Hormonal and reproductive factors are correlated with the risk for knee osteoarthritis (OA), an effect that was significant in non-obese women both at early reproductive age and during midlife, according to a study recently published in Arthritis & Rheumatology.
This cohort study included 22,289 women. During a 12.7-year course of study, there were 1208 incidents of total knee arthroplasty (TKA), an outcome whose risk was increased by ever being pregnant (hazard ratio [HR] 1.32; 95% CI 1.06-1.63), having given birth (P=.003), and oral contraceptive use (<5 years, HR 1.25; ≥5 years, HR 1.17).
An increase in menstruation for a year correlated with a slightly reduced risk for TKA (HR 0.99; 95% CI 0.97-0.99).
All of these correlations were only significant at an early reproductive age and at normal weight. Those using hormone replacement therapy were more at risk for TKA than those not using it (HR 1.37; 95% CI 1.14-1.64), an association that was only present in non-obese women in midlife.
This study included records from the Melbourne Collaborative Cohort Study, which collected data between 1990 and 1994 on parity, use of OCs, hormone replacement therapy, menopausal status, years of menstruation, pregnancy, and age at first menstruation.
The study researchers used the Australian Orthopaedic Association National Joint Replacement Registry to determine occurrence of TKA between 2001 and 2013 in the cohort subjects. They made adjustments for midlife body mass index, change in body mass index, age, birth country, smoking status and history, level of education, and physical activity.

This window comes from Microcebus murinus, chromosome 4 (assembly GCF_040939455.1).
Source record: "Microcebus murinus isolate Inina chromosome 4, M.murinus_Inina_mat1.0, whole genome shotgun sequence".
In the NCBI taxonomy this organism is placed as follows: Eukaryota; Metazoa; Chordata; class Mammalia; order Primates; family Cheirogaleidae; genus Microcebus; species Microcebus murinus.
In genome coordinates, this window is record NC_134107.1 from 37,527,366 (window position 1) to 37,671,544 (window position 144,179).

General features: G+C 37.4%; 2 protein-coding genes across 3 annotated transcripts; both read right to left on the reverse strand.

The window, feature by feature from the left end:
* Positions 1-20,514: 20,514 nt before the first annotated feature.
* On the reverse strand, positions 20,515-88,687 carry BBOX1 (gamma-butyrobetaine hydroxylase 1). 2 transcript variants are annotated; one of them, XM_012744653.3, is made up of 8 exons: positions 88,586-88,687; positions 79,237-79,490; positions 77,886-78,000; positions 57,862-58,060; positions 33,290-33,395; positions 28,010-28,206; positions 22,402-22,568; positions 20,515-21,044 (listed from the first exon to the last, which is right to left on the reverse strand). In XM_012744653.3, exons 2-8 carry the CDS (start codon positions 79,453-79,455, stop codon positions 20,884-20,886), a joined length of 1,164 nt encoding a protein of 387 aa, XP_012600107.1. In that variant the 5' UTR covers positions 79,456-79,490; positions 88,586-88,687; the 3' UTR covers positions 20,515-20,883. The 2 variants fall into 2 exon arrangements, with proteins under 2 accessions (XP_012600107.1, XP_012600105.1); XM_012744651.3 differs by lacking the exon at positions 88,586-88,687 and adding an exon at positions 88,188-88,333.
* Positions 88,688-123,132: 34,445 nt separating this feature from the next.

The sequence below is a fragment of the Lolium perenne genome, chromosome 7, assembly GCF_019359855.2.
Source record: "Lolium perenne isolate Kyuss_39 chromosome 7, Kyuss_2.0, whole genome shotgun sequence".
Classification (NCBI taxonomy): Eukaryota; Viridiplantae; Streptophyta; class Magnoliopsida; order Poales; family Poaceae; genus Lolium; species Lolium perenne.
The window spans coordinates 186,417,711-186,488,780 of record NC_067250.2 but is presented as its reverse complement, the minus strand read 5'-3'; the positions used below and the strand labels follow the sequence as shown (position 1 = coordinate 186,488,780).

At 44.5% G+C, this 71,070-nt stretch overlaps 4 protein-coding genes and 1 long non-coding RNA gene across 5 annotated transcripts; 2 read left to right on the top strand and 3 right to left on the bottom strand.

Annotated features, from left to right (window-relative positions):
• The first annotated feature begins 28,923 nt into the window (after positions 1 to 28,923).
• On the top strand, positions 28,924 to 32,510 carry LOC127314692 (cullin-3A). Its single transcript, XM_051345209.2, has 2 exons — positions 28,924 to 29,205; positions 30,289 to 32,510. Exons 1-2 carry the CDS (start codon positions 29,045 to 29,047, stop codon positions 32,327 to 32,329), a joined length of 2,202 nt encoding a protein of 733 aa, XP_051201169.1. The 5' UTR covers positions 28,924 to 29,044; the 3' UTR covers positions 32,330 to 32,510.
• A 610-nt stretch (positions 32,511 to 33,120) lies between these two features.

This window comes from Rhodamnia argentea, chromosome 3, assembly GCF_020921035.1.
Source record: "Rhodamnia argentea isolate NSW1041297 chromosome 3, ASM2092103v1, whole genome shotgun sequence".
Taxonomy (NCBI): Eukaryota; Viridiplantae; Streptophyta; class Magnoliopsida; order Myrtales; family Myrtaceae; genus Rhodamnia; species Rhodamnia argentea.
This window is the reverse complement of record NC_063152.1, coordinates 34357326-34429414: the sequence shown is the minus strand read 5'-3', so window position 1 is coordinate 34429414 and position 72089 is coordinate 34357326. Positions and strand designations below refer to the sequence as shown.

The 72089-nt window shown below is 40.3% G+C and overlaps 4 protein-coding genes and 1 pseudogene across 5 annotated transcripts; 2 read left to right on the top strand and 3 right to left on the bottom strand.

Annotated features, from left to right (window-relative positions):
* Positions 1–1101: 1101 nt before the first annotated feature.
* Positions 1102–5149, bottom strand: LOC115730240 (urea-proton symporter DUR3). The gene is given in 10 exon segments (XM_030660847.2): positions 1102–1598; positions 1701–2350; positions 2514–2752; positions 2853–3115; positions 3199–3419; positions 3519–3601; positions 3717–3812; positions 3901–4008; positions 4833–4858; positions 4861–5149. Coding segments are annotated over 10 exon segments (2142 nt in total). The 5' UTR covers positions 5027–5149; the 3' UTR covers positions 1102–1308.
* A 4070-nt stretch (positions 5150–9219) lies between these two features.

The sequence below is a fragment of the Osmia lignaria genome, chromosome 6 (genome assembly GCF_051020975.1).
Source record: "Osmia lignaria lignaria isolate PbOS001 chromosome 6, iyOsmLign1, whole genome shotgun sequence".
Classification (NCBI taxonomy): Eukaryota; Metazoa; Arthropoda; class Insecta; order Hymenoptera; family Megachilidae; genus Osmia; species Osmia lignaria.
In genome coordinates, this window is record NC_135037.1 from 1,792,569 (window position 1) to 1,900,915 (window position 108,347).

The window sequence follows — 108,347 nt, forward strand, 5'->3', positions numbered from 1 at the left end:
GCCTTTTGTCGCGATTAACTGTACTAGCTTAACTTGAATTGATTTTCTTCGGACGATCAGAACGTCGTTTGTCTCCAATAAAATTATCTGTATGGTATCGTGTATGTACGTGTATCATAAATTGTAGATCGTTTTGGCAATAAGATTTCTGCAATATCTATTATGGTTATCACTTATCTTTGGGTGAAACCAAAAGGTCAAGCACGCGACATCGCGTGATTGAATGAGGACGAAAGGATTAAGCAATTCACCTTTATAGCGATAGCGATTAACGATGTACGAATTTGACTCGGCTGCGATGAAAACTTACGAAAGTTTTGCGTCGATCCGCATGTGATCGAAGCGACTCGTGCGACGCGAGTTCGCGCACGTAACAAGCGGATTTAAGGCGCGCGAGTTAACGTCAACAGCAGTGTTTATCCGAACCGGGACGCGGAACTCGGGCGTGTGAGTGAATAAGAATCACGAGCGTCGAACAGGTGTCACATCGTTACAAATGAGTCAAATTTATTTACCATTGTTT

The study researchers concluded that “[reproductive] and hormonal factors were associated with risk of knee OA. These associations remained significant in women of normal weight at early reproductive age and in non-obese women at midlife. Further work is needed to understand the complex effect of these factors on knee OA.”
Hussain SM, Wang Y, Giles GG, Graves S, Wluka AE, Cicuttini FM. Female reproductive and hormonal factors and incidence of primary total knee arthroplasty due to osteoarthritis [published online March 7, 2018]. Arthritis Rheumatol. doi: 10.1002/art.40483
This article originally appeared on Endocrinology Advisor